Staunton, June 12 – The Putin regime was in a state of systemic crisis between 2011 and 2019, Anatoly Nesmiyan who blogs under the screen name El Murid says. Since then, it has been in a catastrophe. The main difference is that a regime can recover from a systemic crisis but “there is no exit from a catastrophe” as regimes in that state have no “undo” button.
As is now obvious, the regime passed from the first to the second state at the time of “the so-called ‘May decrees’” Putin issued, Nesmiyan says (rusmonitor.com/posle-zaversheniya-perioda-terrora-nas-zhdyot-libo-ochen-slaboe-vremennoe-pravitelstvo-pobedivshih-zagovorshhikov-libo-raspad-strany-na-promyshlenno-territorialnye-ulusy.html).
Putin’s declarations were about “the optimization of the system and the redistribution of resources from those structures thought to be secondary for the survival of the system as a whole,” even if they performed important functions such as education and health care, the analyst continues.
Such things have to happen in the life of every system and indeed every individual, but they are sometimes successful and sometimes not. In the case of Putin’s system, they weren’t because of the unbelievably low intellectual quality of the entire ruling elite. Once it lost its super profits from export of oil, its members simply didn’t know what to do.
Putin and his colleagues flailed about when they had the resources to make a change, assuming that the prices would rebound and they could continue without change. And when it became obvious that prices weren’t going up, the crisis had become so deep that they weren’t in a position to adjust.
According to Nesmiyan, “’the May decrees’ were a catastrophe as became obvious during ‘the pandemic’” but whose root causes had been put in place long before and only became obvious in 2020. Some of the parts of the Putin system are still in the crisis state; but they along with those already there are rapidly moving toward catastrophe.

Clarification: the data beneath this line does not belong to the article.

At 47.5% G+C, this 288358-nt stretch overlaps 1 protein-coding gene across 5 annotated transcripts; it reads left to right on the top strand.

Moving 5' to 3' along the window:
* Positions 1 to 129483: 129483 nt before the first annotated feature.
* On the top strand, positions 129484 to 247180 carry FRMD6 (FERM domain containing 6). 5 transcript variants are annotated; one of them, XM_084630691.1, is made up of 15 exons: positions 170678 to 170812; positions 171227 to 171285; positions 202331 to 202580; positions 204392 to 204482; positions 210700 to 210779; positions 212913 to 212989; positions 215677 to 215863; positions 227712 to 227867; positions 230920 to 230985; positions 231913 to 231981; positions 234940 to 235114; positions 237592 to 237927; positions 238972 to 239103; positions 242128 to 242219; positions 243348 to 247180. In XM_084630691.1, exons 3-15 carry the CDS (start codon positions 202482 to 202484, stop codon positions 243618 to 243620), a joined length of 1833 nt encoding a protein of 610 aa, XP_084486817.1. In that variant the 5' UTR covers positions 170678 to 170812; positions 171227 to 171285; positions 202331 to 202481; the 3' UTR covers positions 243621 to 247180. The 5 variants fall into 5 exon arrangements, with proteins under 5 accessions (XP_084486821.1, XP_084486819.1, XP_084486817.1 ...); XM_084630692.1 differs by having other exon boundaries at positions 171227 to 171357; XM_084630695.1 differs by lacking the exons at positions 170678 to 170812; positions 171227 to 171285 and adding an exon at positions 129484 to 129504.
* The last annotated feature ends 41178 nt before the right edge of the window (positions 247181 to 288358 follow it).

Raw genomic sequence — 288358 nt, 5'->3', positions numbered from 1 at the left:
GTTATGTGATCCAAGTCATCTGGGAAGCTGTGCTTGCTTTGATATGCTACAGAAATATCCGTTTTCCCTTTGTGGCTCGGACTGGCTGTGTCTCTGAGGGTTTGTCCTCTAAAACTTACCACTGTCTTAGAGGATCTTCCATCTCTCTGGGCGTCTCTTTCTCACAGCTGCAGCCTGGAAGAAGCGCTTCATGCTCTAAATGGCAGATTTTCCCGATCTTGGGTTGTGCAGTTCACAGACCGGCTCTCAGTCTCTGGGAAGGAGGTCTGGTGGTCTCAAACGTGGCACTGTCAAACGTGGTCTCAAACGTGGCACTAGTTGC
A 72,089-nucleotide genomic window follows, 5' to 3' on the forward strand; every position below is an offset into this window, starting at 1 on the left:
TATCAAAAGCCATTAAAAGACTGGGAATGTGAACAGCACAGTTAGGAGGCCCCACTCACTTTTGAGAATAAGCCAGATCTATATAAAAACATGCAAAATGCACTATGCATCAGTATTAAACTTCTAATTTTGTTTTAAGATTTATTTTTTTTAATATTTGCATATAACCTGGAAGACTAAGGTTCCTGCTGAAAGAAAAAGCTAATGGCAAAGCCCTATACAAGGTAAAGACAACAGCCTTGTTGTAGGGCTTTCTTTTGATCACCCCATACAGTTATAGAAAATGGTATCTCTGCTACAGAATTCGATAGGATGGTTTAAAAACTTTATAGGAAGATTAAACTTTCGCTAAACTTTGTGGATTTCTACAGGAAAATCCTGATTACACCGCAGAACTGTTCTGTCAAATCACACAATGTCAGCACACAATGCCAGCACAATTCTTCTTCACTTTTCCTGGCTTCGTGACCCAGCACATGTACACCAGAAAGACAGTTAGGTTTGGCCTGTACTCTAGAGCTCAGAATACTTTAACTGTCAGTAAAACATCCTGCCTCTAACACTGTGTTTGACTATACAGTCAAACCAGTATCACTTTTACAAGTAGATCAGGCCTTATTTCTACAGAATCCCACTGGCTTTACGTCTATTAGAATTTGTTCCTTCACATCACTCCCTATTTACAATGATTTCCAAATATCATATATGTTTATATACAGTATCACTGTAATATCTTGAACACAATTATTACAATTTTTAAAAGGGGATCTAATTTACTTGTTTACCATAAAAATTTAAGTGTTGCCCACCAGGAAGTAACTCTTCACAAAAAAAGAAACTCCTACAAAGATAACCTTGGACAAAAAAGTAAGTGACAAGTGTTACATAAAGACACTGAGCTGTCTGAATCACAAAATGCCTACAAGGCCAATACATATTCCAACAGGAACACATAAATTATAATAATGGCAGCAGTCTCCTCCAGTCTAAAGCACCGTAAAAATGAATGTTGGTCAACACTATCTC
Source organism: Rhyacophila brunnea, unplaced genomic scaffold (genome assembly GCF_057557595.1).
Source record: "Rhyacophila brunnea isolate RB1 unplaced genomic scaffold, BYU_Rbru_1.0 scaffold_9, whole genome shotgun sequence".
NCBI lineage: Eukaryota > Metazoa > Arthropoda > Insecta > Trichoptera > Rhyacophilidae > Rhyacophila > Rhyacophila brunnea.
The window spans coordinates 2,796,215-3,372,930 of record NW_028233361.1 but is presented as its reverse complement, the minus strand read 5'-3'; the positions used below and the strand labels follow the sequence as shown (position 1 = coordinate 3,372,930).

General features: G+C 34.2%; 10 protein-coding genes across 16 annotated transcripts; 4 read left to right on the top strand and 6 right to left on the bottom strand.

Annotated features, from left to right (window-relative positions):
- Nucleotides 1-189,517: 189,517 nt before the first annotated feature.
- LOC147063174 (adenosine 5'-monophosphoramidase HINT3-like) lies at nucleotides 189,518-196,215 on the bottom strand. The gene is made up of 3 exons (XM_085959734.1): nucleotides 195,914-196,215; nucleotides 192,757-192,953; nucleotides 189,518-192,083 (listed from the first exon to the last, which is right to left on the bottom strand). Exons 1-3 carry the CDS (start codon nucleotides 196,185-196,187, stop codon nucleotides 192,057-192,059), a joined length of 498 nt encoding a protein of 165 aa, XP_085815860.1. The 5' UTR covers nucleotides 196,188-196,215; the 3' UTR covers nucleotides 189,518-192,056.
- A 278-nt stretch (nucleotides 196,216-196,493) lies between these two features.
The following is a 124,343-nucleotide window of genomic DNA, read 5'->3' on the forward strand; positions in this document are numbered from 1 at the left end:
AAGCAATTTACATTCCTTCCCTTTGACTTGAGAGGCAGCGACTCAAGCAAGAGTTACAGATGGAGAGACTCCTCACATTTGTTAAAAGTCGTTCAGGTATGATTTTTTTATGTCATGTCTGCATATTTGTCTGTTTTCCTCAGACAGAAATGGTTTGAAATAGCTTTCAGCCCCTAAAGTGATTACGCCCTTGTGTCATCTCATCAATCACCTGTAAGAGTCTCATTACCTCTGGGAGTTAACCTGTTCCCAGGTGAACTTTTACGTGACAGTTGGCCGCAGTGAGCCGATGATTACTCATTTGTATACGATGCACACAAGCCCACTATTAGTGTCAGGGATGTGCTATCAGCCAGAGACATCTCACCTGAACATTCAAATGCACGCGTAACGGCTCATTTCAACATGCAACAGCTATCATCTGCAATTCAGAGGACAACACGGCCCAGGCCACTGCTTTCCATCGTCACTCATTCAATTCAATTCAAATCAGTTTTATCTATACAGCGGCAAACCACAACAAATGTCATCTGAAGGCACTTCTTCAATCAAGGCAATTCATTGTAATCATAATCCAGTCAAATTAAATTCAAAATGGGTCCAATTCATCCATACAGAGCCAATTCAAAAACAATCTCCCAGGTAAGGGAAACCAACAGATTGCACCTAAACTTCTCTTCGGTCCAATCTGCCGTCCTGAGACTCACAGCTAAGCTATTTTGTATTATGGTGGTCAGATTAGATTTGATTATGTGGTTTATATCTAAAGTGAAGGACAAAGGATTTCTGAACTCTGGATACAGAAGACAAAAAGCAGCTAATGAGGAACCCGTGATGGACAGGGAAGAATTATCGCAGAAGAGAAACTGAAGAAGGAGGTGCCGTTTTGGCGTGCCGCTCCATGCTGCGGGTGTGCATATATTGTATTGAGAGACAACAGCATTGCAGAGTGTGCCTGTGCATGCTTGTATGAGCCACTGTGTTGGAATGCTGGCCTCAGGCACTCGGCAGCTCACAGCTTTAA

The regime’s decision to shift to terror only highlights this, Nesmiyian says. “Former methods of administration have ceased to work” because the balance of carrots and sticks on which they were based can no longer be maintained. Trying to keep it there was not only “impossible but senseless.”
Indeed, we can say, the analyst argues, that “terror is the sharp phase of the catastrophe of administration. And like any sharp phase, it doesn’t last long.” Under Stalin, for example, the Yezhovshchina lasted only “a little more than a year,” although overcoming it was difficult and time consuming.
If the Putin regime were filled with talented people, it might be able to reverse course and change its basic features in fundamental ways; but there is no indication either of the intelligence or the will to do that. As a result, the terror that has been started won’t end on its own; “it can only be stopped” because it will degenerate into the seizure of property.
The current phase of the catastrophe, terror, will last “approximately a year or 18 months.” Then, in the absence of systemic change, those near the top will try to get control by staging a coup and blaming all the problems of the country on those they have ousted. But they may fail, and this could cost them their lives.
If a coup is attempted and doesn’t succeed, that will trigger a civil war, perhaps “hot” in certain regions and “cold” in the form of a new parade of sovereignties which will tear the country apart. And that in turn will lead to a weak Provisional Government that will begin to collapse as soon as it is formed.
In short, Nesmiyan concludes, terror and civil war won’t conclude the catastrophic phase of national history; they will be only two more steps on a long and horrific path.